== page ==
Two Tory leadership hopefuls pull out of packed race to become Prime Minister

Will Metcalfe
·Contributor
Braintree MP, former deputy chairman of the Conservative Party and under secretary of state in the Department for Exiting the European Union James Cleverly in Westminster, London after he entered the Conservative leadership race, becoming the 11th candidate.
Braintree MP, former deputy chairman of the Conservative Party and under secretary of state in the Department for Exiting the European Union James Cleverly has become the first Tory leadership candidate to withdraw from the race. (PA)

Brexit Minister James Cleverly and Kit Malthouse have pulled out of the Tory leadership race, leaving 11 candidates..

The MP for Braintree, who was first elected in 2015, concluded that he was "highly unlikely" to reach the final two candidates chosen by MPs to be put to a final vote of Tory members.

Mr Malthouse announced he would withdraw on Tuesday.

His withdrawal leaves 11 runners still in the contest to replace Theresa May, who will quit as Tory leader on Friday.

Britain's Housing minister Kit Malthouse gestures as he is interviewed in Westminster, London after he became the latest person to enter the race to succeed Theresa May as leader of the Conservative Party, Tuesday May 28, 2019. (Isabel Infantes/PA via AP)
Britain's Housing minister Kit Malthouse became the second candidate to withdraw from the Conservative leadership race. (Isabel Infantes/PA via AP)

Mr Cleverly said: "I felt that we needed to deliver Brexit and then quickly move the conversation on to other important issues that face the country.

"I had hoped that the Conservative parliamentary party would support me to be the face and voice of that conversation.

"To do this I asked them to make a leap of faith, skip a generation and vote for a relatively new MP.

"It is clear that, despite much support, particularly from our party's grassroots, MPs weren't comfortable with such a move and it has become clear that it is highly unlikely that I would progress to be one of the final two candidates."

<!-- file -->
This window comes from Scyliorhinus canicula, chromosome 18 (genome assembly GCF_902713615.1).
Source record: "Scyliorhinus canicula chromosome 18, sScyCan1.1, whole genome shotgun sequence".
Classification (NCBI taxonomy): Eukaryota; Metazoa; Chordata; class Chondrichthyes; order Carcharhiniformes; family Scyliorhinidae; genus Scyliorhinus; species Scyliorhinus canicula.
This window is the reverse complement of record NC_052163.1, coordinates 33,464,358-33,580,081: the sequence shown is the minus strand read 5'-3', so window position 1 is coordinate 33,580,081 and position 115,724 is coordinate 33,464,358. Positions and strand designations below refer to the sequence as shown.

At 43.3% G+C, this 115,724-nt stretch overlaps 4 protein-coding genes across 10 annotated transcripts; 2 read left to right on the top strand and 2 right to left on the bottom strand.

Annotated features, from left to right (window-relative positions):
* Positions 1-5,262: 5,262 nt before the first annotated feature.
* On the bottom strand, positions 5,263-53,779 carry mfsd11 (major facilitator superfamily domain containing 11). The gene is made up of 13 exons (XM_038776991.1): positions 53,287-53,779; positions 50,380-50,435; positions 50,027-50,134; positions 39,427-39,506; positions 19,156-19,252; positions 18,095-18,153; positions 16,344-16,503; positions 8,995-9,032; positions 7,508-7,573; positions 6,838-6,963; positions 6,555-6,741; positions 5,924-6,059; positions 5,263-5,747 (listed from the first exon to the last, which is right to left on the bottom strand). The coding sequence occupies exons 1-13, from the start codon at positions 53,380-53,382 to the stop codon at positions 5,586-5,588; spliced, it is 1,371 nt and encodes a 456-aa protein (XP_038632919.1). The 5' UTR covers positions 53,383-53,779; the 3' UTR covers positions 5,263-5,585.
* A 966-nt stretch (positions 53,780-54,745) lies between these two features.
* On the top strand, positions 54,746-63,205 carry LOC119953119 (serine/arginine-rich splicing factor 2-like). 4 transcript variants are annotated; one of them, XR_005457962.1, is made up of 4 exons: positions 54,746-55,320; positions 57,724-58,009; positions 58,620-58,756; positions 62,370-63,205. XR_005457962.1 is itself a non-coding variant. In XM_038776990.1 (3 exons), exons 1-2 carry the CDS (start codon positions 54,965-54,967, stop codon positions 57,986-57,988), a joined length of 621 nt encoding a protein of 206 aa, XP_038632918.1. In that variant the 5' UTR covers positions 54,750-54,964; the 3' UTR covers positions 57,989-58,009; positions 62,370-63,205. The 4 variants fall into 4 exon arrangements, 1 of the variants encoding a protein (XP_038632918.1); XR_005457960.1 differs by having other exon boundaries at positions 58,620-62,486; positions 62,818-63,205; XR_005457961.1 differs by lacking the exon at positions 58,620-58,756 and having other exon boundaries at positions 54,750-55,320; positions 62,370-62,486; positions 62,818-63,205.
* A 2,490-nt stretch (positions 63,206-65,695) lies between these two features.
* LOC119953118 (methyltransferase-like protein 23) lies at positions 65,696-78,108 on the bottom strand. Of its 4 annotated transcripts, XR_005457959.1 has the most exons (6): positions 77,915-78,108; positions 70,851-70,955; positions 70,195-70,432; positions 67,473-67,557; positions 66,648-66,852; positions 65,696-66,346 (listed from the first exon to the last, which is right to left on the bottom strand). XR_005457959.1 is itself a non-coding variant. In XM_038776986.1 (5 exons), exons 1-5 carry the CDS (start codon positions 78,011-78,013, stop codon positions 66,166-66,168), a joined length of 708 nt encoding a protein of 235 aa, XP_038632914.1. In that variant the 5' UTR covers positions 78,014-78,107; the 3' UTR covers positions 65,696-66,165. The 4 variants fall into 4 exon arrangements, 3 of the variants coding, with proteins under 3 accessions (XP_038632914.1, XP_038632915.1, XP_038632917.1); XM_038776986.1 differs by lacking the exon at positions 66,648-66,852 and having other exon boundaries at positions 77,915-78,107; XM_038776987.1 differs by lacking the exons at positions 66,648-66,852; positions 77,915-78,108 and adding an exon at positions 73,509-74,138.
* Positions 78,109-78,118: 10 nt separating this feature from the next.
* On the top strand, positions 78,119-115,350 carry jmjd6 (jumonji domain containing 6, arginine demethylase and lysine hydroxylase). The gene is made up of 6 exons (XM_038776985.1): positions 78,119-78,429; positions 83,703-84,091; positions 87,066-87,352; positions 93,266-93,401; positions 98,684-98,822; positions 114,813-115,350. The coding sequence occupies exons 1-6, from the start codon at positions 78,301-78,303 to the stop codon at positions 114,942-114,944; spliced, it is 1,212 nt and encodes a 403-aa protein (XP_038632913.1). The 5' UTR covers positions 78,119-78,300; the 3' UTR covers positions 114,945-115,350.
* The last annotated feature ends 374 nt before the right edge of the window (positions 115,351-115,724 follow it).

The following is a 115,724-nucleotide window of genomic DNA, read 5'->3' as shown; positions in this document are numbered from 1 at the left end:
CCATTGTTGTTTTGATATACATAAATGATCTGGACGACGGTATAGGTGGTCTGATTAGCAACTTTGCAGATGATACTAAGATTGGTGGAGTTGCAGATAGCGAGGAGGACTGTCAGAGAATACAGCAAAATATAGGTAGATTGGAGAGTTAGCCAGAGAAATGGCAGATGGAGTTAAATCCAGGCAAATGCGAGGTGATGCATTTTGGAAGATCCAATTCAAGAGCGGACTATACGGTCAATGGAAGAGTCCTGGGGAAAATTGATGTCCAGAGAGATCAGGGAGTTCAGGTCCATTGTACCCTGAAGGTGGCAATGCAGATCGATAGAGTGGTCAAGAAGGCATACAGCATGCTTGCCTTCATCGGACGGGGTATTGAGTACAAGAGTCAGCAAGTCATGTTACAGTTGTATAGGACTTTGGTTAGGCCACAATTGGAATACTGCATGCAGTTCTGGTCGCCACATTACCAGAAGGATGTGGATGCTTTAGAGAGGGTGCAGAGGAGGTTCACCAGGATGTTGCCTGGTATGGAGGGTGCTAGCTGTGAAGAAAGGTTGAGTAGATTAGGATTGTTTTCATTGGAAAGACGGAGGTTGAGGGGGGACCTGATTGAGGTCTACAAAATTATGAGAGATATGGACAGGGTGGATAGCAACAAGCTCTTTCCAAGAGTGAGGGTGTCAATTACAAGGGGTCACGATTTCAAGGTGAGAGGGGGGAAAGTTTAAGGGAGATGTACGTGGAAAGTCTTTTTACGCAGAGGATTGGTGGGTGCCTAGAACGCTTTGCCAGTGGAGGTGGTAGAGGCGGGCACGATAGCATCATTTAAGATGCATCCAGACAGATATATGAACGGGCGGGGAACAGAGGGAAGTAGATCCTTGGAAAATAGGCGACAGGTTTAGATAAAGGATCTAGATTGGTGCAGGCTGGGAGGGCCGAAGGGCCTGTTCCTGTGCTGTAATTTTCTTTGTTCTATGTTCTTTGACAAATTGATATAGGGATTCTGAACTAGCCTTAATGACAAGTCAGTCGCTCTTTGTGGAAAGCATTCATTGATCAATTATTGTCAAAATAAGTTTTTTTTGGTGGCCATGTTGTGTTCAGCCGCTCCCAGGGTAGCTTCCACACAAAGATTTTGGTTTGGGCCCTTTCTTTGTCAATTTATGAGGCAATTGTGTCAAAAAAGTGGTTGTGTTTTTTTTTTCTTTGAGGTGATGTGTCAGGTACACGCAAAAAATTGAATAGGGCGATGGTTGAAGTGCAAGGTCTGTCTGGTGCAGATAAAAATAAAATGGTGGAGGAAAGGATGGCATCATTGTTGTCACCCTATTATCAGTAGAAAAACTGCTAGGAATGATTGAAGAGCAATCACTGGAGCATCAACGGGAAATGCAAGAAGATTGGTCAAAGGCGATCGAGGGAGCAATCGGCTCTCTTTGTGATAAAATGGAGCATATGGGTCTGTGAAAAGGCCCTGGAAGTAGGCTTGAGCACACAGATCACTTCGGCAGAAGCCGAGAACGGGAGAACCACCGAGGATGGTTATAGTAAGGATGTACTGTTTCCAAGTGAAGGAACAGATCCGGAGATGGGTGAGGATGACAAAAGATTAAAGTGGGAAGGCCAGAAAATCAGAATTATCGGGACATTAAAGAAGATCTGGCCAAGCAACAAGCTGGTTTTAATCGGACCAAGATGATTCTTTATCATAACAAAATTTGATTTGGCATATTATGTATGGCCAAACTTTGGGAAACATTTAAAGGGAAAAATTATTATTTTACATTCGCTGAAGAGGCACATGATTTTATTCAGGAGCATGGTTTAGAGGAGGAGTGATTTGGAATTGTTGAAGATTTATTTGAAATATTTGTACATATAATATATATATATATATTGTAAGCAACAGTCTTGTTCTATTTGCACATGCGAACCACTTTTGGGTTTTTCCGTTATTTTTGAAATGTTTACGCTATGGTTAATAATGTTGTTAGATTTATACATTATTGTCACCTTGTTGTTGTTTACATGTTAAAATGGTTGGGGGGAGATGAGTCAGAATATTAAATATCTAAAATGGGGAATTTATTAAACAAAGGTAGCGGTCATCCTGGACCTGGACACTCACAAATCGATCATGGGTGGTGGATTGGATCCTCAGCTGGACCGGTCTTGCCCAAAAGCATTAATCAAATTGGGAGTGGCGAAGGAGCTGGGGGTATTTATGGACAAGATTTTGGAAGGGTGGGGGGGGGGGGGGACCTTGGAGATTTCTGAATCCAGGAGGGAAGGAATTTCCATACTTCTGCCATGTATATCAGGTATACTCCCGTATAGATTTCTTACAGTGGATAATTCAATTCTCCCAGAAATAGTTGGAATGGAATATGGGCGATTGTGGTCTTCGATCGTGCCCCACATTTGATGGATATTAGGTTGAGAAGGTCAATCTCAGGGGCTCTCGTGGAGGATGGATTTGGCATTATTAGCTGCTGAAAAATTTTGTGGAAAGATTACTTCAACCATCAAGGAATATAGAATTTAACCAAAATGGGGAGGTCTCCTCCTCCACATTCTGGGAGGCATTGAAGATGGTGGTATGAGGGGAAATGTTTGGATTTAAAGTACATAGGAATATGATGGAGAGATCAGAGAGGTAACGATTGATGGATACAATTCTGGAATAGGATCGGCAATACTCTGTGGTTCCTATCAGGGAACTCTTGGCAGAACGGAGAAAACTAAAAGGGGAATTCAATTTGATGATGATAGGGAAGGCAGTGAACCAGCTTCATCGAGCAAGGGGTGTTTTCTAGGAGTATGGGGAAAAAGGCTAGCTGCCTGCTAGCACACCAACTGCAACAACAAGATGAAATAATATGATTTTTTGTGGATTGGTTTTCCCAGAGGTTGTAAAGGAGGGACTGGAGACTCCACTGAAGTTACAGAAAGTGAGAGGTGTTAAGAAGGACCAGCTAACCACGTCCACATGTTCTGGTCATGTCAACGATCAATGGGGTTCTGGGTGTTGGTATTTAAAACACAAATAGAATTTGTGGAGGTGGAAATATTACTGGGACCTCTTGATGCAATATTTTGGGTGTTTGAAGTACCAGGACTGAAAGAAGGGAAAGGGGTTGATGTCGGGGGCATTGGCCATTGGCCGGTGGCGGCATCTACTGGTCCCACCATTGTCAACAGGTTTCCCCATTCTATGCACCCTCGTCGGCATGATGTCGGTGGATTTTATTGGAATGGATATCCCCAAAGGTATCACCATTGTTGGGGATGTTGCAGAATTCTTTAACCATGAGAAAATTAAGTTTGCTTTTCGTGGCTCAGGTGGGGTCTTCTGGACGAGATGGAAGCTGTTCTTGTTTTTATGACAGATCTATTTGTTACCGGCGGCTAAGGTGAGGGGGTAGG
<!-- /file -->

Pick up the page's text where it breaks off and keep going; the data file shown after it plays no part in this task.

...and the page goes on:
In a statement posted on Twitter Mr Malthouse said: "After 20 years in front line politics as a councillor, Deputy Mayor, MP and Minister, I wanted to lead a new generation of Conservatives stepping forward at a time of profound change in our country.

"But that experience has also made me a realist and the last few days have demonstrated that there is an appetite for this contest to be over quickly and for the nation to have a new leader in place as soon as possible.

"As such, it seems right to me that I withdraw my candidature and wish those remaining the very best, always recognising there are going to be very challenging times ahead."

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On Tuesday afternoon the 1922 Committee revealed candidates will need a proposer, seconder and six other MPs to formally stand.

To pass through the first ballot they need to win 5% of the vote - or 17 MPs - while the second round increases to 10%, the equivalent of 33 MPs.

Under these proposals Matt Hancock - currently endorsed by 11 MPs may not make the second round ballot.

Security Minister Mr Wallace ran Mr Johnson's leadership campaign in 2016 and threatened to go "Game Of Thrones" on Mr Gove after he scuppered his candidate's chances, opening the door for Mrs May's coronation.

Mr Wallace would only say that he had not yet decided whether to back Mr Johnson when asked directly on BBC Radio 4's Today programme.

He said: "I haven't made a decision yet.

"The one thing I have learned from being inside a campaign is we've got another 10 days - your listeners will be dead bored.

"What we do need to do is make sure this race is about getting the right person to lead the country, but I'm not going to bang on about it."

Meanwhile, International Trade Secretary Mr Fox announced he is backing Mr Hunt because he wants to steer away from a no-deal Brexit.

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